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What's New in QMetaType + QVariant

As you might know, Qt has a metatype system which provides run-time dynamic information about types. It enables storing your types in QVariant, queued connections in the signal slot system and is used throughout the QML engine. With the upcoming Qt 6.0 release, we used the chance to revisit its fundamentals and make use of the functionality that C++17 gives us. In the following, we examine those changes, and explain how they might affect your projects.

QMetaType knows your types even better now

In Qt 5, QMetaType contained the information necessary to default construct a type, to copy it and to destroy it. Moreover it knew how to save it to and load it from QDataStream and stored some flags to describe various properties of it (e.g. whether the type is trivial, an enumeration, etc.). Additionally, it would store the QMetaObject of the type if it had any, and a numeric id to identify the type as well as the types name.

Lastly, QMetaType contained functionality to compare objects of a certain (meta-)type, to print them with qDebug and to convert from one type to another. You had to use QMetaType::registerComparators() and the other static register functions in QMetaType to actually make use of that functionality, though. That would put pointers to those functions into corresponding registries, basically mappings from metatype-ids to function pointers.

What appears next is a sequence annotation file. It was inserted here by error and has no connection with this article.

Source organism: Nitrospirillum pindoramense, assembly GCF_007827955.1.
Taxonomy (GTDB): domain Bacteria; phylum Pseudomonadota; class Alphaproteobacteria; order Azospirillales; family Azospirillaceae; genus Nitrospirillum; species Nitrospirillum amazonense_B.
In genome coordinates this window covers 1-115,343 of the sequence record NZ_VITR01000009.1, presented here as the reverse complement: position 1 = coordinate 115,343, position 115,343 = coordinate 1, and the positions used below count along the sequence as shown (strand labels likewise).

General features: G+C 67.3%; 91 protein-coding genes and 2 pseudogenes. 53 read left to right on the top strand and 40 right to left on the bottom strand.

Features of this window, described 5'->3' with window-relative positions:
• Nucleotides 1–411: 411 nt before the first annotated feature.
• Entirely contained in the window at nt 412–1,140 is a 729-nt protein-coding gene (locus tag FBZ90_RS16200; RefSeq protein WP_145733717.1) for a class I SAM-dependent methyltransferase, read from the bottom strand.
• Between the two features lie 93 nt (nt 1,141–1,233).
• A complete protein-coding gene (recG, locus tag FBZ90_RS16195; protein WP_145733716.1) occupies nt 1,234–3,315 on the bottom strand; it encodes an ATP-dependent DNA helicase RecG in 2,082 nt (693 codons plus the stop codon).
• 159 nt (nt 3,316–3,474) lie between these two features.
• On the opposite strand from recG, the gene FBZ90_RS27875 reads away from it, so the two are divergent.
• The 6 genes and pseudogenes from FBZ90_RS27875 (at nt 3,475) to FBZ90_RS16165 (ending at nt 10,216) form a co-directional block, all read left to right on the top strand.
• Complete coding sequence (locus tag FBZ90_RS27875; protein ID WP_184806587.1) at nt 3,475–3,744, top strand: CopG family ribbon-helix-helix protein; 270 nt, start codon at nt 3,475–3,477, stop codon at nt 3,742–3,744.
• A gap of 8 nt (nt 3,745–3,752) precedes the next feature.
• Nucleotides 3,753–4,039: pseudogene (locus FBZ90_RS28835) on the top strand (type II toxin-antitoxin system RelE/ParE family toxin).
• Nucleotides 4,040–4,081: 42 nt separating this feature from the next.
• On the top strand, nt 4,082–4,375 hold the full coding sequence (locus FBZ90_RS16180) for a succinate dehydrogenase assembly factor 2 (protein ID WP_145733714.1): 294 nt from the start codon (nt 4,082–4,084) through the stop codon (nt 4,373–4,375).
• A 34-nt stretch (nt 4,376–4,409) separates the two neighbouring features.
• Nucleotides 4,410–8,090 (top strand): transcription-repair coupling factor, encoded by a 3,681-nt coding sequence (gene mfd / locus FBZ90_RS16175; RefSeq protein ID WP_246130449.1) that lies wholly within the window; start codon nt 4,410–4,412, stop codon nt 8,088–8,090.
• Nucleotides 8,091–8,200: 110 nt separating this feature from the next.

With Qt 6, the first thing we did was to extend the information stored in QMetaType: Modern C++ is now almost 10 years old, so it was about time to store information about the move constructor in QMetaType. And to provide better support for overaligned types, we now also store the alignment requirements of your types. Moreover, we considered the registries to be a bit clunky. After all, why should we require you to call QMetaType::registerEqualsComparator() when we could already know this by simply looking at the type? So in Qt 6, QMetaType::registerEqualsComparator, QMetaType::registerComparators, qRegisterMetaTypeStreamOperators and QMetaType::registerDebugStreamOperator have been removed. The metatype system will instead know about those automatically. The outlier here is QMetaType::registerConverterFunction. As there is no way to know reliably which functions should be used for conversions, and we allow to register basically arbitrary conversions, that functionality stays the same as it was in Qt 5.

With those changes we could also unify the handling of Qt internal types and user registered types: This means that for instance QMetaType::compare works now with int:

#include <QMetaType>
#include <QDebug>

int main() {
  int i = 1;
  int j = 2;
  int result = 0;
  const bool ok = QMetaType::compare(&i, &j, QMetaType::Int, &result);